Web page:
LONDON: Libya’s foreign minister has not been offered immunity following his unexpected arrival in Britain, Foreign Secretary William Hague said, while urging other members of Moamer Kadhafi’s “crumbling” regime to quit.Mussa Kussa, a former head of Libyan intelligence and one-time ambassador to Britain, arrived “under his own free will” at Farnborough airport, in Hampshire, on Wednesday, Hague said.He was being questioned by British officials, but Hague insisted that Kussa, who has been accused of masterminding the 1988 Lockerbie bombing, had not been offered immunity from prosecution.”Mussa Kussa is not being offered any immunity from British or international justice,” Hague told reporters.The 59-year-old Libyan flew to Britain with his son from Tunisia, where he had spent two days on what Tripoli had officially described as a private visit.Kadhafi’s government, embroiled in a war with rebel fighters against his 42-year rule, later shrugged off the defection by saying the regime “does not depend on individuals”.
Hague said the Western-educated Kussa had told British officials he was resigning from his job, adding that he was now being held in a “secure place” while they discussed “his options and our options”.A senior administration official in the United States, which with Britain and France has led air strikes to protect civilians from Kadhafi’s forces, said Kussa’s resignation showed “the writing’s on the wall” for the regime.Hague echoed this, saying: “His resignation shows that Kadhafi’s regime, which has already seen significant defections to the opposition, is fragmented, under pressure and crumbling from within.”Kadhafi must be asking himself who will be the next to abandon him.”A senior aide from Kadhafi’s regime has been in talks with the British government, the Guardian reported on its website Thursday.the Foreign Office refused to comment on the report which asserted that British officials met with Mohammed Ismail, a senior aide to Kadhafi’s son Saif al-Islam, for confidential discussions.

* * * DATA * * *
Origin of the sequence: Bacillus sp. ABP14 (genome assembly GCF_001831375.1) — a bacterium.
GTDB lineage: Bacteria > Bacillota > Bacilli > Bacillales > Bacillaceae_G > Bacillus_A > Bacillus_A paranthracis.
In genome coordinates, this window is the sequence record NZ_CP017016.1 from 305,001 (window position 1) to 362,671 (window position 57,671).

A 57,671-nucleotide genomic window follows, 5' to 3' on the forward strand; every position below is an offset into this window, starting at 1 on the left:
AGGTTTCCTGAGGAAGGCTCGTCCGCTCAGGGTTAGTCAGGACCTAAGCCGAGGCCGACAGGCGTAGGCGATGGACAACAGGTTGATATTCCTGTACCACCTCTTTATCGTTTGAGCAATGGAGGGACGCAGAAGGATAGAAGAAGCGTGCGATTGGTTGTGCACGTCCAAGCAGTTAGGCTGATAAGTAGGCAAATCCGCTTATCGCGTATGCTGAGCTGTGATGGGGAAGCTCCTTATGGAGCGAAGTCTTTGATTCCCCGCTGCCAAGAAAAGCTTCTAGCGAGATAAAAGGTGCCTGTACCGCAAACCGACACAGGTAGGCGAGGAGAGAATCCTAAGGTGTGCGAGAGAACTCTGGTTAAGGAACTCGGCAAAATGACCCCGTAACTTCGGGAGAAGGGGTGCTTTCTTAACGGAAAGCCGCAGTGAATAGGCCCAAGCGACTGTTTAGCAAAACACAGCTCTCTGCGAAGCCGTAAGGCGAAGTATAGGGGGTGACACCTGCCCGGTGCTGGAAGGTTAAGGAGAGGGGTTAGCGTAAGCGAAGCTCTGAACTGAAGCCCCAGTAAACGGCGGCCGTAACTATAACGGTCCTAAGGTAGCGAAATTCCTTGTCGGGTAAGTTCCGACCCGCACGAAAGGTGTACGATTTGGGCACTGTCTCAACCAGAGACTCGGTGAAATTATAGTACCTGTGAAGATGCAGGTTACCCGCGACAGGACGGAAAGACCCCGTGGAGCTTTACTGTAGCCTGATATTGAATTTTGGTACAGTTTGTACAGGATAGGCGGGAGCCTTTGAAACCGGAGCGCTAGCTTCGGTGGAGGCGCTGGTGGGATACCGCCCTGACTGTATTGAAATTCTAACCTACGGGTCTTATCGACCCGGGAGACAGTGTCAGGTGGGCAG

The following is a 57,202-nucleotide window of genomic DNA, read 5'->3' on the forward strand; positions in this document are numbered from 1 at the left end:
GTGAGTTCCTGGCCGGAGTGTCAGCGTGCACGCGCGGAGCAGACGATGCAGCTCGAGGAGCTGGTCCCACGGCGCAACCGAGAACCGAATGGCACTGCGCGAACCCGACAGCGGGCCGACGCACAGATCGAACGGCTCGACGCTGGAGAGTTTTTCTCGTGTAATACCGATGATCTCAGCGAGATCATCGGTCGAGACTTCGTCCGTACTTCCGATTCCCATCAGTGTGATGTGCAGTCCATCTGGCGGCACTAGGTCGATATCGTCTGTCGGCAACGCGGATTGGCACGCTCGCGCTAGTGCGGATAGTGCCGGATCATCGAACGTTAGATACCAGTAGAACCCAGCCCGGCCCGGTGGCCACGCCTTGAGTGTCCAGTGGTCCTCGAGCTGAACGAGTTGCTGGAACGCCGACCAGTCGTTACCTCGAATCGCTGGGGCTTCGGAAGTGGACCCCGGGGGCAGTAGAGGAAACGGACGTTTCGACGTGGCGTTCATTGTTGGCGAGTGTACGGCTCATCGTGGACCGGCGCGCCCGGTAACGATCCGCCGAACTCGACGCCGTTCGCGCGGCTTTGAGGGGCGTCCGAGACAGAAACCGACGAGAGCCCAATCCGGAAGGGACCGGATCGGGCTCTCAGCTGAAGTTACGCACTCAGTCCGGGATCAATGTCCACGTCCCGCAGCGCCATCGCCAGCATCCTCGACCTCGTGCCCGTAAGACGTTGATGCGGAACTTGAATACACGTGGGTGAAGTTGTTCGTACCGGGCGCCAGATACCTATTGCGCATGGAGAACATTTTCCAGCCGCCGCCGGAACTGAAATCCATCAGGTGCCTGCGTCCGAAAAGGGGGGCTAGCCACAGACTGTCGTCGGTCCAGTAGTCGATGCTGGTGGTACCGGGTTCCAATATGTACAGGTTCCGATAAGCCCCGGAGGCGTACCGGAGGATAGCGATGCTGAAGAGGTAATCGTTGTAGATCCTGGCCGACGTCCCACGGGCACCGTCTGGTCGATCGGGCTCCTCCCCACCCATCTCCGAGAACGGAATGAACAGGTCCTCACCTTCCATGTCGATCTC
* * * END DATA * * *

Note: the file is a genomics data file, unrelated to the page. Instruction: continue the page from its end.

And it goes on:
The United States said Thursday that Kussa could provide vital information about the Libyan leader.”Mussa Kussa is one of Kadhafi’s most trusted aides who can help provide critical intelligence about Kadhafi’s current state of mind and military plans,” National Security Council spokesman Tommy Vietor said.The Independent Friday reported that British officials were in contact with 10 more senior figures from Kadhafi’s regime whom were considering defection.Kussa has a chequered history of ties with Britain.As head of Libyan intelligence for 15 years before becoming foreign minister in March 2009, he is credited with convincing Kadhafi to dismantle his nuclear weapons programme and renew ties with the West, including Britain.”He played a fundamentally important role in getting Kadhafi to agree to give up his nuclear weapons programme and his chemical weapons programme,” former foreign secretary Jack Straw told BBC radio.However, he is also suspected of planning the bombing of a Pan Am jet over Lockerbie in December 1988, which killed 270 people. Most of the victims were US citizens.Scottish prosecutors said they had requested an interview with Kussa over the bombing.Libyan agent Abdelbaset Ali Mohmet al-Megrahi was jailed for the attack, and granted compassionate release from a Scottish jail in August 2009, but many of the bereaved families still have question about who ordered it and why.Kussa was expelled from Britain in 1980, just months after he was appointed ambassador to London, after telling a journalist he approved of killing “enemies” of the Libyan regime. – Yahoonews